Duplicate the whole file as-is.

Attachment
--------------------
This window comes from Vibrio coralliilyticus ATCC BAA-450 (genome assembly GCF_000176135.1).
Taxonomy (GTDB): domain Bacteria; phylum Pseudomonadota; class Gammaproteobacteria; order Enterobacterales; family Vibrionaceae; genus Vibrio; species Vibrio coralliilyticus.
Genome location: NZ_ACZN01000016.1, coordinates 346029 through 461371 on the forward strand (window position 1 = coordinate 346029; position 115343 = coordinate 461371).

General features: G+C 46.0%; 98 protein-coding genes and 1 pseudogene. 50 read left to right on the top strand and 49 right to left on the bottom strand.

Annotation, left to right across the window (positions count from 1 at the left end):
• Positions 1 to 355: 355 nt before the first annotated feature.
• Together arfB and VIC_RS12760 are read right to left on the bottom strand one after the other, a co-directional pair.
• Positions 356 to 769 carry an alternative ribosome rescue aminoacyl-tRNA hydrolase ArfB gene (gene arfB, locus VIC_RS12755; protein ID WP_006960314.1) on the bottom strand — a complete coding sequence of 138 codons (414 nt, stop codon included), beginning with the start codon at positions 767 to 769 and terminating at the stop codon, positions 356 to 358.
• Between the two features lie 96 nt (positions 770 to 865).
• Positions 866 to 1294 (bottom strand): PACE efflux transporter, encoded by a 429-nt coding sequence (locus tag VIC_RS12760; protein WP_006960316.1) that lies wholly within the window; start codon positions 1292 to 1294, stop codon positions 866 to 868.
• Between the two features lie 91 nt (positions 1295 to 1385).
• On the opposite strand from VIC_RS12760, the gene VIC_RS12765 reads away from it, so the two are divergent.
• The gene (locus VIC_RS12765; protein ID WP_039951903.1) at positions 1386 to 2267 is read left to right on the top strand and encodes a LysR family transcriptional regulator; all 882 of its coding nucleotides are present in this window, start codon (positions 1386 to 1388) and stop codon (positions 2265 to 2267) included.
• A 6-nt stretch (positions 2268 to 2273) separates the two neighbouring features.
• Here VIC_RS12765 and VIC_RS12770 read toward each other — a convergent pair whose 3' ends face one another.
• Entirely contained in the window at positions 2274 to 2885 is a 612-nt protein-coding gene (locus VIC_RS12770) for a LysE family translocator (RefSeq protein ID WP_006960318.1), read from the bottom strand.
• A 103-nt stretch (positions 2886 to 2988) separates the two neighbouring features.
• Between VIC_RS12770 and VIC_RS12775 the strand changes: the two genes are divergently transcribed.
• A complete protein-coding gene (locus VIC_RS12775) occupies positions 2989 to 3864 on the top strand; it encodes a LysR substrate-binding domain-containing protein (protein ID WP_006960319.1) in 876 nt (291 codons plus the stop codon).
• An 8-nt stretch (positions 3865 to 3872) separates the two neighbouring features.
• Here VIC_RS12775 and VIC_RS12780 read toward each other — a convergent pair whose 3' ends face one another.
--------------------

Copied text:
This window comes from Vibrio coralliilyticus ATCC BAA-450 (genome assembly GCF_000176135.1).
Taxonomy (GTDB): domain Bacteria; phylum Pseudomonadota; class Gammaproteobacteria; order Enterobacterales; family Vibrionaceae; genus Vibrio; species Vibrio coralliilyticus.
Genome location: NZ_ACZN01000016.1, coordinates 346029 through 461371 on the forward strand (window position 1 = coordinate 346029; position 115343 = coordinate 461371).

General features: G+C 46.0%; 98 protein-coding genes and 1 pseudogene. 50 read left to right on the top strand and 49 right to left on the bottom strand.

Annotation, left to right across the window (positions count from 1 at the left end):
• Positions 1 to 355: 355 nt before the first annotated feature.
• Together arfB and VIC_RS12760 are read right to left on the bottom strand one after the other, a co-directional pair.
• Positions 356 to 769 carry an alternative ribosome rescue aminoacyl-tRNA hydrolase ArfB gene (gene arfB, locus VIC_RS12755; protein ID WP_006960314.1) on the bottom strand — a complete coding sequence of 138 codons (414 nt, stop codon included), beginning with the start codon at positions 767 to 769 and terminating at the stop codon, positions 356 to 358.
• Between the two features lie 96 nt (positions 770 to 865).
• Positions 866 to 1294 (bottom strand): PACE efflux transporter, encoded by a 429-nt coding sequence (locus tag VIC_RS12760; protein WP_006960316.1) that lies wholly within the window; start codon positions 1292 to 1294, stop codon positions 866 to 868.
• Between the two features lie 91 nt (positions 1295 to 1385).
• On the opposite strand from VIC_RS12760, the gene VIC_RS12765 reads away from it, so the two are divergent.
• The gene (locus VIC_RS12765; protein ID WP_039951903.1) at positions 1386 to 2267 is read left to right on the top strand and encodes a LysR family transcriptional regulator; all 882 of its coding nucleotides are present in this window, start codon (positions 1386 to 1388) and stop codon (positions 2265 to 2267) included.
• A 6-nt stretch (positions 2268 to 2273) separates the two neighbouring features.
• Here VIC_RS12765 and VIC_RS12770 read toward each other — a convergent pair whose 3' ends face one another.
• Entirely contained in the window at positions 2274 to 2885 is a 612-nt protein-coding gene (locus VIC_RS12770) for a LysE family translocator (RefSeq protein ID WP_006960318.1), read from the bottom strand.
• A 103-nt stretch (positions 2886 to 2988) separates the two neighbouring features.
• Between VIC_RS12770 and VIC_RS12775 the strand changes: the two genes are divergently transcribed.
• A complete protein-coding gene (locus VIC_RS12775) occupies positions 2989 to 3864 on the top strand; it encodes a LysR substrate-binding domain-containing protein (protein ID WP_006960319.1) in 876 nt (291 codons plus the stop codon).
• An 8-nt stretch (positions 3865 to 3872) separates the two neighbouring features.
• Here VIC_RS12775 and VIC_RS12780 read toward each other — a convergent pair whose 3' ends face one another.